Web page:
The processes discussed in each case are diverse. They include strategic national-level policy frameworks established by taskforces specifically dedicated to the theme of Just Transition (Canada and Germany); regional policy processes, explicitly focused on ‘just transitions’, that have been initiated in areas that are heavily reliant on coal production (Alberta, Canada, and Kentucky, in the US); and historical processes of structural transformation conducted over several decades that began up to decades before ‘just transition’ had begun to circulate in international discourse, but which, in later years, have come to be associated with it (as in the case of the Ruhr, Germany). It also looks at certain policies that make limited mention of the language of just transition in the context of wider decarbonisation and sustainability strategies (such as the US’ Mid-Century Strategies). These are included in order to point to the ways in which the term is being deployed (or not) in such strategies.

In Germany, Canada and the US, the focus is predominantly on the transition away from coal (and other heavy industries, particularly steel, in Germany). In order to broaden the scope of the study to countries of a similar size to Scotland and with a comparable reliance on the oil and gas industry, the case of Norway is included. It is clear from this case study that Norway’s current policies are more focused on greening its industrial strategies, rather than facilitating a just transition away from oil. The Norwegian case is instructive insofar as it suggests that just transitions policy-making has been applied much less seriously or comprehensively to oil and gas production. This resonates with one general finding in this report; that national-level, and probably also regional-level, just transition processes have been predominantly applied in areas that are heavily reliant on coal production.

Meanwhile, the Peruvian case is introduced in order to draw attention to what is unfolding in places where debates around emissions and resource sustainability centre much more on land and forestry, two themes that are highly relevant for Scotland. Here again, ‘just transition’ goes unmentioned. Instead, the language used tends to be more focussed on indigenous rights with regard to land tenure and environmental justice.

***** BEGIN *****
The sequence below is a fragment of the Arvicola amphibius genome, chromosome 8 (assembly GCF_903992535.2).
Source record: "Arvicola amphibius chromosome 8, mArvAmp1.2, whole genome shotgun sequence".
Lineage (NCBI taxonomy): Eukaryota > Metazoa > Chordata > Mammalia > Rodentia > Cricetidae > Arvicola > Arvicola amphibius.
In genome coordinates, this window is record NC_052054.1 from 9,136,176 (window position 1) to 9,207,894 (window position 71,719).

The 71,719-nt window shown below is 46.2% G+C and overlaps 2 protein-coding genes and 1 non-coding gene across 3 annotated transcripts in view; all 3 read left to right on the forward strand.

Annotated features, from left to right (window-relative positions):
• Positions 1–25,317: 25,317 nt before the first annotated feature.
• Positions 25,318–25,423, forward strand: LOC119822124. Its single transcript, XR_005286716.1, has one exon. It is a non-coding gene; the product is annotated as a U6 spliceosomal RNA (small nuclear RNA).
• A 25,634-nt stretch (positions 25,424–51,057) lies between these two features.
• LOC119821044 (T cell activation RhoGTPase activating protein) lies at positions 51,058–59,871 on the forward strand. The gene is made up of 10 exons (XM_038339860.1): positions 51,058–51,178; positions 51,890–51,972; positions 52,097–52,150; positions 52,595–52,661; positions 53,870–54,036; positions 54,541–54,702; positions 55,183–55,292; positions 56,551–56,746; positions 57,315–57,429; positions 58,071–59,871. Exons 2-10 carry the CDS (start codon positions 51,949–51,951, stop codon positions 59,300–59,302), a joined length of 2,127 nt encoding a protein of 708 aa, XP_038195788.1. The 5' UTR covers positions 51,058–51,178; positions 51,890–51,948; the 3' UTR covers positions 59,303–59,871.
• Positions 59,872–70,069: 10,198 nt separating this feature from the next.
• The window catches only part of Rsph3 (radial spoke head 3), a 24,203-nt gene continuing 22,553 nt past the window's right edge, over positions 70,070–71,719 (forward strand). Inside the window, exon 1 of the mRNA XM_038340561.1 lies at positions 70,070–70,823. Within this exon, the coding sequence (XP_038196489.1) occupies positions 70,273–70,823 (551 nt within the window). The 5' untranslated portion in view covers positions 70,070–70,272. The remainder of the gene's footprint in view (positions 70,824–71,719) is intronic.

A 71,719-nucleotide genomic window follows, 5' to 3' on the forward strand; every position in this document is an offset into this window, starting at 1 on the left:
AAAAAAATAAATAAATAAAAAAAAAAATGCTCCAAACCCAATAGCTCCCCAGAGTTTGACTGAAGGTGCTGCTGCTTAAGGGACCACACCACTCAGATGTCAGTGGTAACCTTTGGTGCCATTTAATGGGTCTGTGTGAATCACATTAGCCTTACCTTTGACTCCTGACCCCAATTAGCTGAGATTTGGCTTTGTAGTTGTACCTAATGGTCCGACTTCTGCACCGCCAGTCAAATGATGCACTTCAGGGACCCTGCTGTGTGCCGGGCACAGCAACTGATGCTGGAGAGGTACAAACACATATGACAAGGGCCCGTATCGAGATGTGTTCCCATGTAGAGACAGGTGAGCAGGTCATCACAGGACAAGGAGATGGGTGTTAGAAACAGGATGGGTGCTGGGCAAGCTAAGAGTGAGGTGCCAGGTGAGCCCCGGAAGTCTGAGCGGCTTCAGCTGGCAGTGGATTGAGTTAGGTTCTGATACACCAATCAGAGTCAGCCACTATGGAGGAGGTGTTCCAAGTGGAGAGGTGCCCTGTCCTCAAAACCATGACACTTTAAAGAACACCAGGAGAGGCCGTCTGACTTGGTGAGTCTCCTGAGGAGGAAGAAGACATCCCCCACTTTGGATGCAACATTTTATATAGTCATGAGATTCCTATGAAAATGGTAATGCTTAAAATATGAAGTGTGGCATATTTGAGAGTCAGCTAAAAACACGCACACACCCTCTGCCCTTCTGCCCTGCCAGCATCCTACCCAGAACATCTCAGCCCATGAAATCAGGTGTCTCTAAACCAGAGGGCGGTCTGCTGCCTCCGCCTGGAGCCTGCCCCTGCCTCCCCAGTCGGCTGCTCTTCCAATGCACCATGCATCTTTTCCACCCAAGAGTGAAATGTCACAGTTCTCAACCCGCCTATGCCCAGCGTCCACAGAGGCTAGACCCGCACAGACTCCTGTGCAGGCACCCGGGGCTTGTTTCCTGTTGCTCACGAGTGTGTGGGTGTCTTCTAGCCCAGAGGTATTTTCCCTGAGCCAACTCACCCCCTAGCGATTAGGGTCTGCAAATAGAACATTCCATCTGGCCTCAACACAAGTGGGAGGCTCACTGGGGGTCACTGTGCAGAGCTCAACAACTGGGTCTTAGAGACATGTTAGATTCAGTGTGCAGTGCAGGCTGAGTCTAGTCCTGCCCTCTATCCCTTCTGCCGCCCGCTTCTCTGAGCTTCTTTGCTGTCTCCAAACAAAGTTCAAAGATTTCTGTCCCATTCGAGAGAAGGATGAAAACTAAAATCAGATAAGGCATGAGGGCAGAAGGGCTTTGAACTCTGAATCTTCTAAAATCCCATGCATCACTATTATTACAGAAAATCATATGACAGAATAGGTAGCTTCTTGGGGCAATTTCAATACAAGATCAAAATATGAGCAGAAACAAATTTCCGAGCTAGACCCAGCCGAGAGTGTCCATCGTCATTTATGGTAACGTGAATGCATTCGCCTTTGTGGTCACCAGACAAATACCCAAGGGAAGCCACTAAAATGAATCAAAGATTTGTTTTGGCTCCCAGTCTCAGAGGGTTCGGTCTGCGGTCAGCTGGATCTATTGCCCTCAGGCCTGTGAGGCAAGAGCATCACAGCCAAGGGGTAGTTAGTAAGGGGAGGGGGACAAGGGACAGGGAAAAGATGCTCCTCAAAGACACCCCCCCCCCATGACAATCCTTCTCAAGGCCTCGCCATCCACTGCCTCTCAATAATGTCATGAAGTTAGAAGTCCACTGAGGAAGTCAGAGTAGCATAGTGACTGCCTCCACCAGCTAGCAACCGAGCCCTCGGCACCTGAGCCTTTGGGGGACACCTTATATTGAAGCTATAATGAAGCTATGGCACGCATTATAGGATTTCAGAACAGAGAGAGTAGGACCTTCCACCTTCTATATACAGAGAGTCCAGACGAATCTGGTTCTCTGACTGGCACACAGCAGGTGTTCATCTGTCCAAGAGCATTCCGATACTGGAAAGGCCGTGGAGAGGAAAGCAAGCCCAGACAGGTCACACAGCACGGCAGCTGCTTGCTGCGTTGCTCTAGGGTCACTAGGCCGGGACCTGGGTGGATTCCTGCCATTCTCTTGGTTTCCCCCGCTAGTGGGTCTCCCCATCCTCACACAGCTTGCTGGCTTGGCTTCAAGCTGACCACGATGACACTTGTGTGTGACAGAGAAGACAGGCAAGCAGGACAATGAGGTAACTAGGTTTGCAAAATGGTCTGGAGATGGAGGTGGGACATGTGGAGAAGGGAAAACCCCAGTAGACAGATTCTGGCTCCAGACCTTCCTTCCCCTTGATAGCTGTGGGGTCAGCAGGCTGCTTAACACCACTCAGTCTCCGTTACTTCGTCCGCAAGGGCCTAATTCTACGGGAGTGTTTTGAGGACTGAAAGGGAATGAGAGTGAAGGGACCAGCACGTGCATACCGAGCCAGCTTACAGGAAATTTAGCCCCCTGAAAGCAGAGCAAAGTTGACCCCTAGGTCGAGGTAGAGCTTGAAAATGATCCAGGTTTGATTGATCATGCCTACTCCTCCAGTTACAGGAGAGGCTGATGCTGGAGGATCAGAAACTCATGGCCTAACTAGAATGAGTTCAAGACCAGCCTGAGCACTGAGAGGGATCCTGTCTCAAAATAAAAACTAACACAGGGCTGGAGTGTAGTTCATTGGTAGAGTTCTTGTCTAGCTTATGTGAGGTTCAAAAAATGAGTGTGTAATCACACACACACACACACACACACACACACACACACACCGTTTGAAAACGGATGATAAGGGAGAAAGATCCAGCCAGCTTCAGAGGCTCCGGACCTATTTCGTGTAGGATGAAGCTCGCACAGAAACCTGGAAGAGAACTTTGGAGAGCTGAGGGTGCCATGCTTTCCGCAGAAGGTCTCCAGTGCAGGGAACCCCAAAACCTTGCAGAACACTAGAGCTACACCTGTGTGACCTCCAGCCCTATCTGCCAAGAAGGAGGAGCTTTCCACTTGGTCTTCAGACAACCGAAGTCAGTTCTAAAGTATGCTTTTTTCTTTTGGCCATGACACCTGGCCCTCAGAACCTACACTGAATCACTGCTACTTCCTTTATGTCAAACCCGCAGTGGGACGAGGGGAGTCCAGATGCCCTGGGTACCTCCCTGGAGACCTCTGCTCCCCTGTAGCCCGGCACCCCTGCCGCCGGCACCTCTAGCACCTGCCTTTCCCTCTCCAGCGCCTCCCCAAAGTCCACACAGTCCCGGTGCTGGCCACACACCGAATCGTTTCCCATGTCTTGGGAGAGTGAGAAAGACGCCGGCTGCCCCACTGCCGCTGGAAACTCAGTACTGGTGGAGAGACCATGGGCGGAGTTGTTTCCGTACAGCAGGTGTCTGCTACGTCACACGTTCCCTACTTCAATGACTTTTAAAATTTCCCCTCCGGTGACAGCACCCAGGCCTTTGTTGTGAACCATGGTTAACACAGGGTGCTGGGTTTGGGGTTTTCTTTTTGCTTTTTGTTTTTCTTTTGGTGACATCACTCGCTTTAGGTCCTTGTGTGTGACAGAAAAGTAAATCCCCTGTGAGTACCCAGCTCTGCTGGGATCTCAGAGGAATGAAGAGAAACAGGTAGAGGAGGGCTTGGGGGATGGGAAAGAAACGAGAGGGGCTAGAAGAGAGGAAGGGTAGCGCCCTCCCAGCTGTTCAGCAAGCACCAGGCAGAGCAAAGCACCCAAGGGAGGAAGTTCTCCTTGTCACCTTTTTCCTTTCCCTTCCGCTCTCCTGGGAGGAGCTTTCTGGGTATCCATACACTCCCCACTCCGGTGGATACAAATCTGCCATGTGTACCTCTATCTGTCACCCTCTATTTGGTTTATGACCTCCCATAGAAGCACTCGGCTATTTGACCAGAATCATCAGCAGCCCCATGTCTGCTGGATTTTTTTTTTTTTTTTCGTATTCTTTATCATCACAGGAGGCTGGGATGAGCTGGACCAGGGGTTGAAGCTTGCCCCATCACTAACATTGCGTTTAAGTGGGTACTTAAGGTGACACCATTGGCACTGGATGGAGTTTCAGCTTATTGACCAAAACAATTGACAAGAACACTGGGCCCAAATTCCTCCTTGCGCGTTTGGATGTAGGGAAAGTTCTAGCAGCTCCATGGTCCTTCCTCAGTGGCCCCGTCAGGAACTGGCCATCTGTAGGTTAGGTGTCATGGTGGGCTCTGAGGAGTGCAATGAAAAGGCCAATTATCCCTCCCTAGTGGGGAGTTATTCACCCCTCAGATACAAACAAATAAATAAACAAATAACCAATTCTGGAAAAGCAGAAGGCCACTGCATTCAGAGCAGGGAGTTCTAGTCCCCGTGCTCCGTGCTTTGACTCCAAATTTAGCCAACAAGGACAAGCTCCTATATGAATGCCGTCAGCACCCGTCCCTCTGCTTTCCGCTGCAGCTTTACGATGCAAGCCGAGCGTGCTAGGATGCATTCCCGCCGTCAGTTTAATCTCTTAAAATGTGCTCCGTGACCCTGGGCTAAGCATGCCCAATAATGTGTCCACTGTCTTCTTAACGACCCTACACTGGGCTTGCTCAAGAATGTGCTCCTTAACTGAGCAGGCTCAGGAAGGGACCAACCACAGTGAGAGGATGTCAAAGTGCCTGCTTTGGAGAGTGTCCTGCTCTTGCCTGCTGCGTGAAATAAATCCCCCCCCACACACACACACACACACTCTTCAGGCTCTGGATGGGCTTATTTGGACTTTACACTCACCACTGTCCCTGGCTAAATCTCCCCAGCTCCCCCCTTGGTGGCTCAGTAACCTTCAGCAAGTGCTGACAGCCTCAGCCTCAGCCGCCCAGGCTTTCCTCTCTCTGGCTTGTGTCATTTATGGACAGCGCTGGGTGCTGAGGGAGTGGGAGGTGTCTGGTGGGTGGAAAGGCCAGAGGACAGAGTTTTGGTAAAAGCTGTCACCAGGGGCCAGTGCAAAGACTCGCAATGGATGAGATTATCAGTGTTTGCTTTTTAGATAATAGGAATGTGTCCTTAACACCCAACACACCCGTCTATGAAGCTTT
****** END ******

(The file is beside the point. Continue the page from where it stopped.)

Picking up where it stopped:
It is important to note that the policies and processes studied here are very far from exhaustive. They are not intended to offer a comprehensive summary of all that is underway relating to just transition in any one of the countries mentioned. Each case study is intended only as a brief snapshot of the sorts of dynamics that are unfolding in the country addressed.

The range of initiatives discussed with respect to each case study are briefly summarised in the table below.
Country Initiative Dates What kind of intervention (e.g. legislative/grant process/other) Explicit mention of Just Transition?
US -National Transition Processes The Trade Adjustment Assistance Program (TAA) – or the Trade Act of 1974 1974 Provided assistance to manufacturing workers displaced by reduced restrictions to trade; No
Northwest Forest Plan (NWFP) 1994 Provided assistance to timber communities displaced by reductions in timbering on public lands No
Tobacco Transition Payment Program (TTPP) 1990s No
Clean Power Plan (CPP) 2015-17 Aimed to limit emissions from power plants and mapped out plans for decarbonisation of US economy. Coupled with the Clean Energy Incentive Program (CEIP), which gives incentives to states to reward early investments in wind/solar generation and energy efficiency schemes, implemented in low-income communities. No. But CEIP’s inclusion recognised need to provide transition support to certain segments of population.
Mid-Century Strategy 2016 Decarbonisation strategy submitted in fulfilment of Paris Agreement 2015. Yes, to a limited degree. Mention made of scaling up “targeted support, to ensure [that] all Americans benefit from the low-carbon energy transition”
Partnerships for Opportunity and Workforce and Economic Revitalization Plan (POWER program) 2015 Congressionally funded initiative established to assist coalfield communities, particularly in Appalachia, facing decline of coal. Yes. Initiative offers economic and workforce development targeted at coal communities and workers, abandoned coal mine reclamation, and health and retirement security for miners and families.